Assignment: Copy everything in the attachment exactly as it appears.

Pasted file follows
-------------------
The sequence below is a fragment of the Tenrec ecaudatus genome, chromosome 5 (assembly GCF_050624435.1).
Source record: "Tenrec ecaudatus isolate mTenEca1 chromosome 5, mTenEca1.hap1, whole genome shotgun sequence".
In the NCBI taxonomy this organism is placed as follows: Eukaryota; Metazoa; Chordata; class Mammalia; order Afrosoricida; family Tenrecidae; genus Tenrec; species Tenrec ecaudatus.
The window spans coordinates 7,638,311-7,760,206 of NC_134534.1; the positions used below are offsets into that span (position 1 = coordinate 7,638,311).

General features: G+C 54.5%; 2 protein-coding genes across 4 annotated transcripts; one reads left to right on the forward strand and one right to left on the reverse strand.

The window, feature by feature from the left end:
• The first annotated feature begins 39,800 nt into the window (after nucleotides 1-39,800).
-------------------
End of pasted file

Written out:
The sequence below is a fragment of the Tenrec ecaudatus genome, chromosome 5 (assembly GCF_050624435.1).
Source record: "Tenrec ecaudatus isolate mTenEca1 chromosome 5, mTenEca1.hap1, whole genome shotgun sequence".
In the NCBI taxonomy this organism is placed as follows: Eukaryota; Metazoa; Chordata; class Mammalia; order Afrosoricida; family Tenrecidae; genus Tenrec; species Tenrec ecaudatus.
The window spans coordinates 7,638,311-7,760,206 of NC_134534.1; the positions used below are offsets into that span (position 1 = coordinate 7,638,311).

General features: G+C 54.5%; 2 protein-coding genes across 4 annotated transcripts; one reads left to right on the forward strand and one right to left on the reverse strand.

The window, feature by feature from the left end:
• The first annotated feature begins 39,800 nt into the window (after nucleotides 1-39,800).